Marathon Mum!

Marathon Mum!

How to train for a marathon as a working, busy mum.

After running her first marathon at 22, Natalie vowed she would never do it again.
But on a whim, 16 years and two children later, she’s ready to take on this year’s London Marathon!

We asked Natalie how she prepared to take on the incredible 26.2 mile course around some of the most iconic landmarks in London, and how she managed to fit it in around work, kids and life!

DITCH THE TRAINING PLAN

“Once or twice in the past, I’ve tried to follow a training plan before a race. As soon as something went wrong though and I missed a run, I’d totally lose motivation. I also do other sports, mainly swimming both in the pool and in the river. I didn’t want to lose those sessions each week, so my running had to fit around them.

“So instead of a training plan, I did something different. I knew roughly how far my longest runs each week needed to be. Those would be my priority. On the days I wasn’t doing a long run, I’d do a shorter run with my dog or go for a swim.”

PUTTING LIFE FIRST

“Years ago when I used to train for a run or triathlon, it could be quite all-consuming. Spare time would be taken up with training. I’d read about it, run with friends, go out on bike rides and go to organised club swimming sessions. Since becoming a mum though, things have been different. “I’m incredibly lucky to be self-employed. This means that I can work when it suits me as long as I meet my deadlines. So the children and home life come first and work comes second. Putting sport as a firm third.

"Luckily though, one of my responsibilities at home has always been to walk the dog. When I’m training for a race, we simply up the pace and the dog gets a run instead of a walk most days. 

“I’ve taken to doing a long run one morning a week while the children are in school. This does mean working more evenings and early mornings, but it works for me. Similarly, if there’s a day when I can’t get out at my usual time, I’ll happily run in the evening or early morning before the school run instead. As a parent, it’s important to fit it in when you can.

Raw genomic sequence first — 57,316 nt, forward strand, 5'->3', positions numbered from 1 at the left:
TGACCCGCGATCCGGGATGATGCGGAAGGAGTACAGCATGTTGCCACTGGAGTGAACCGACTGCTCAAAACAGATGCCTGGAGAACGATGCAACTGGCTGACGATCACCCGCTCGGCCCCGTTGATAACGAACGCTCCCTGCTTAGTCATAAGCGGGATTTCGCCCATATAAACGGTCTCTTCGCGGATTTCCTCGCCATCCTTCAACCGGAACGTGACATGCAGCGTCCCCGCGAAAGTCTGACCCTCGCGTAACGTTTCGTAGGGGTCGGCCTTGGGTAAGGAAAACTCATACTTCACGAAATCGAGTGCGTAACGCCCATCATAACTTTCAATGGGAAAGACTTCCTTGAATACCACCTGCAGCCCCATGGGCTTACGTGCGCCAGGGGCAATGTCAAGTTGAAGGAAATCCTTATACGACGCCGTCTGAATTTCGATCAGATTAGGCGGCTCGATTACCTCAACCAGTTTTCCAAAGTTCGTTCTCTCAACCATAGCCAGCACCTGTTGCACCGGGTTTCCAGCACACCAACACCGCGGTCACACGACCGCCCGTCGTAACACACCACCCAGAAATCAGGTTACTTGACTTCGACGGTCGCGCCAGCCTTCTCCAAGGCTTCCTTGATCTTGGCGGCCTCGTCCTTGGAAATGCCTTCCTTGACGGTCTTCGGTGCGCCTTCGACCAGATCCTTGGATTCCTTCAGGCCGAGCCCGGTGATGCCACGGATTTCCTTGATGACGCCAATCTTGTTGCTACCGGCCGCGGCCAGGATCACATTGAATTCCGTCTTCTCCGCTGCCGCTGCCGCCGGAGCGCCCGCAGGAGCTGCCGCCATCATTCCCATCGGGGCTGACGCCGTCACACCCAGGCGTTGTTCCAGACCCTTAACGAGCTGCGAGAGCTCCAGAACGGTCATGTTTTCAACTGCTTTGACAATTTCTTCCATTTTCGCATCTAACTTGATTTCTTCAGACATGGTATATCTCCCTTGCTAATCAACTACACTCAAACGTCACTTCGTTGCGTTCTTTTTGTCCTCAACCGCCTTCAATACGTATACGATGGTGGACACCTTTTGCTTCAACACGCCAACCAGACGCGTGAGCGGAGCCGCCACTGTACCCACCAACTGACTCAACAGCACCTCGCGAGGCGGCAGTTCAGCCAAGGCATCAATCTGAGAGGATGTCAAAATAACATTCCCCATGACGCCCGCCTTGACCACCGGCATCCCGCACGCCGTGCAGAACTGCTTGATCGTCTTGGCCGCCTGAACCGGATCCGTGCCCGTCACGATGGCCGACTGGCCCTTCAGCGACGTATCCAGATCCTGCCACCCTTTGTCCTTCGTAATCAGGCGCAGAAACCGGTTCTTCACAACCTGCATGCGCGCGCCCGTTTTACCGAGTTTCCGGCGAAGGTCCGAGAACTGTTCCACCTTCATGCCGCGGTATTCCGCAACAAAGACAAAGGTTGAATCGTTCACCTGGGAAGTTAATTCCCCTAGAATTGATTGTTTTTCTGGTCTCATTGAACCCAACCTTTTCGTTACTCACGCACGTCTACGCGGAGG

BEING REALISTIC

“I’d love to be able to say that I was aiming for a great time in the London marathon and that I’ll run every step of the way. These days though, that’s not realistic. 

“Whilst I am managing to fit in training, it’s just enough to get me round. I know that come race day, I’ll have the miles in my legs to complete the marathon. Any aspirations to run it in four hours have gone out of the window and I’ll be proud of my achievement if I get to the end and have that finishing medal around my neck.

“Because as a mum, I won’t have just run a marathon. I’ll have found the time to train for a marathon despite all my other commitments. I’ll be showing my children that sport is fun and accessible. I hope they’ll be proud of me, and inspired to take part in sports themselves in the future.”

AN OPPORTUNITY TO HELP

“I was incredibly lucky to get a ballot place in this year’s Virgin Money London Marathon. So, I wanted to use the opportunity to raise money for some brilliant charities. I chose Ronald McDonald House Charities UK because I have seen the incredible work they do.

“The Houses are a home from home for people at their time of greatest need, allowing families to stay together. What’s more, they are bright, happy and supportive places that offer an environment where families can relax and children can play. I hope that the money I raise by running the London marathon can help Ronald McDonald House Charities UK to be there for even more families in the future.”

Find out more about Natalie’s running journey and more of what she gets up to here

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